Archive for the ‘ The Grape Men ’ Category

The Grape Men Ride Again

If you’re new to the Haught blog, you might not know who the Grape Men are. In this case, you might find my introduction to the Grape Men from a few weeks ago helpful:

The Grape Men

Yesterday I heard one of the Grape Men ask another one to help him push an empty wheelbarrow from one side of the lot to another. When the other bloke said “Why? Why you move it?” the reply was “Do I need a fuck reason?” and everyone laughed. Including me.

A few days ago I heard one of them ask another to open the bonnet of the car he was trying to start and see if he could detect any problems. The other fellow said “No. Do it youself. I’m busy.” I rushed to the kitchen window and stood on tiptoes and to my delight found that the only guy who could possibly have said “I’m busy” was sitting on a wooden crate smoking a cigarette and patting a stray cat.

Truly, these are kings among men.

Another time one bloke entered what I now think of as The Grape Yard to the exultant cheers of his colleagues. It sounded like a return of the prodigal son kind of moment, so I stood on our bed and watched events unfold through the window. The bloke would have been in his mid to late 50s, but walked with a pronounced limp. A few of the Grape Men patted him on the back and some others watched from a distance with looks of wonderment on their faces.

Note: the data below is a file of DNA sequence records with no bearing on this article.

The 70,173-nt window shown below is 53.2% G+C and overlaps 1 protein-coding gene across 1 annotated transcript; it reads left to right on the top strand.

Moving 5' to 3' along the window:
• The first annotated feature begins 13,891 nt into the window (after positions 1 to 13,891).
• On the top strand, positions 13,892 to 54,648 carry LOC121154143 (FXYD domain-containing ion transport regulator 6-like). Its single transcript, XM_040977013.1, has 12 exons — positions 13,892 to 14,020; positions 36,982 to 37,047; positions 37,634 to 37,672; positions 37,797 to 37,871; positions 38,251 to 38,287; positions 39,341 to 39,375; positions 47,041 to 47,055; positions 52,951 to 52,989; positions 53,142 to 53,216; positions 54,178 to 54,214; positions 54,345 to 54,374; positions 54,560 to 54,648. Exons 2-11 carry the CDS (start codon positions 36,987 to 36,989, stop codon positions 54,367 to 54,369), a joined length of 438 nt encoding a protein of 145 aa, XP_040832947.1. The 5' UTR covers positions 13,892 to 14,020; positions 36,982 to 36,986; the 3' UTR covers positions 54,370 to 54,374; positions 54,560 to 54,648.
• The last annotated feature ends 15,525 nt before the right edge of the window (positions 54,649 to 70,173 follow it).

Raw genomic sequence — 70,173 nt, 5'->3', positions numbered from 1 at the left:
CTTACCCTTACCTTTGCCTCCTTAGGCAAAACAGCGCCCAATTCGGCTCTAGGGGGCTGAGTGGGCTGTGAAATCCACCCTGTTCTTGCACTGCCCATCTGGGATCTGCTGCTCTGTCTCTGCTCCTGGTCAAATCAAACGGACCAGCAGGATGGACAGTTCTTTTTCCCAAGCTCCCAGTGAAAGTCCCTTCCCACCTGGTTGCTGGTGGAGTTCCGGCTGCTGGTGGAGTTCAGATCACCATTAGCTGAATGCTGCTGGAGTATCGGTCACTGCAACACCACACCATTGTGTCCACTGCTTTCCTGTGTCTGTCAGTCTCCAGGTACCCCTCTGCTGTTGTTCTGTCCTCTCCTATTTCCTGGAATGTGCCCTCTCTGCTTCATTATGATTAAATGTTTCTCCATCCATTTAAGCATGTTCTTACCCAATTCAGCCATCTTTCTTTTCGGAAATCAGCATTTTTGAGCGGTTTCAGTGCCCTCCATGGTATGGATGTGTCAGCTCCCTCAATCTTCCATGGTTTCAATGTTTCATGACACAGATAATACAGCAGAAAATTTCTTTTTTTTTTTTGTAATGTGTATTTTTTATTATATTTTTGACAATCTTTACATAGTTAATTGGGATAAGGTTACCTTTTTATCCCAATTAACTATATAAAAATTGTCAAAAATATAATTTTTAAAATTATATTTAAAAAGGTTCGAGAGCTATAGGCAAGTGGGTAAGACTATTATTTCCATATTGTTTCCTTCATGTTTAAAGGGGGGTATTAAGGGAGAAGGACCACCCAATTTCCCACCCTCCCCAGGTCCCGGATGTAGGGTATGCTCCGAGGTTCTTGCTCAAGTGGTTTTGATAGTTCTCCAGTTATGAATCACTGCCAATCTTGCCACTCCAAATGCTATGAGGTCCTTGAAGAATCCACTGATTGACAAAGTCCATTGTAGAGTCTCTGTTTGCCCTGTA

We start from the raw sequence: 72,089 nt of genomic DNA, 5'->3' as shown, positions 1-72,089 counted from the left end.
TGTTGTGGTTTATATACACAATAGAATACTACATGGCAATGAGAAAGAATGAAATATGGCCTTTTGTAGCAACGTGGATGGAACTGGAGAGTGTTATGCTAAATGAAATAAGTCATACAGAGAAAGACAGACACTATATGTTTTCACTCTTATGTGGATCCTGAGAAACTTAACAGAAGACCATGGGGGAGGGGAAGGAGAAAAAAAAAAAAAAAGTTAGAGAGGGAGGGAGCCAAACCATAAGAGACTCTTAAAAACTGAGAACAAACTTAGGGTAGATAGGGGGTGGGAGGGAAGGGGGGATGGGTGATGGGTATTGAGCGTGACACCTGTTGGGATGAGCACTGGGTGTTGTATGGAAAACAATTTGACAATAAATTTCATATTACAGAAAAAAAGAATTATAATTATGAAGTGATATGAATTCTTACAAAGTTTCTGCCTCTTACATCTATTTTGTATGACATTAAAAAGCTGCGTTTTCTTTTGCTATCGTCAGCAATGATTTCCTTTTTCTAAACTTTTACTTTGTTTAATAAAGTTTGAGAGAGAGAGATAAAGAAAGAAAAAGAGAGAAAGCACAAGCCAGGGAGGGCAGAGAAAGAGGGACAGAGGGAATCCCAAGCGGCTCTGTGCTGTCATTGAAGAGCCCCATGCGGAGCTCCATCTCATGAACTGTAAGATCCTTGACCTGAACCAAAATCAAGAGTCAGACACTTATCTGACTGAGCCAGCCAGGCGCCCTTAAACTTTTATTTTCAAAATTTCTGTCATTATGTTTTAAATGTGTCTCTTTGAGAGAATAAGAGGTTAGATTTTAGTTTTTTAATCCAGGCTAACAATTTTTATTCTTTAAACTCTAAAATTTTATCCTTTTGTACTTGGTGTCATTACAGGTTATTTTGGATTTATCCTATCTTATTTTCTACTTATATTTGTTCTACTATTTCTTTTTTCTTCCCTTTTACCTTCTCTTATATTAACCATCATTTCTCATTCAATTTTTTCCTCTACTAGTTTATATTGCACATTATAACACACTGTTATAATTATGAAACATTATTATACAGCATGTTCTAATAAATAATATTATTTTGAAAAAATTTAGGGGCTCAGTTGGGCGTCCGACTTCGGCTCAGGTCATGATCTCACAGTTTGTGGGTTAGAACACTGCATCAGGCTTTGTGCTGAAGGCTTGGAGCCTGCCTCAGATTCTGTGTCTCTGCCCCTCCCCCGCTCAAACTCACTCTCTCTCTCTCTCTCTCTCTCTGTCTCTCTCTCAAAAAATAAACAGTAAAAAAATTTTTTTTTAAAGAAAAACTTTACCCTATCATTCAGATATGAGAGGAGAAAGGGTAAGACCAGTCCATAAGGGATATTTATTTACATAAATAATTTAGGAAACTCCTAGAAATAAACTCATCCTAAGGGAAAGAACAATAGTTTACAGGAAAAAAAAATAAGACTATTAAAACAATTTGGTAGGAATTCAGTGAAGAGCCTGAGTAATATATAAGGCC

“So,” said the returned hero. “What you want me to do?”

There was a pause. It was almost as if giving this man an order was a form of blasphemy. Finally, the Boss Grape Man said “You want to tape up some of these fuckin’ boxes?”

“I do whatever you want me to do,” said the saint-like figure.

The Boss Grape Man guided him over to the taping area, a little mountain of polystyrene boxes, stacked with the same careful precision as a family of bogans might stack mouldering play equipment on top of a rusted Fairlane.

“So, all you do is you – ” but there were no instructions necessary.

“I know what to do,” said the new Grape Man with a quiet dignity.

He bent down slowly, his jaw clenching as some misaligned joint caught or some bunched muscle was asked to relent.

Then came the familiar tearing sound, as the man dragged the tape from its roll.  Kneeling, he slowly wrapped the black tape around a box, using far more attention to detail than any of the other men I’d seen completing this task.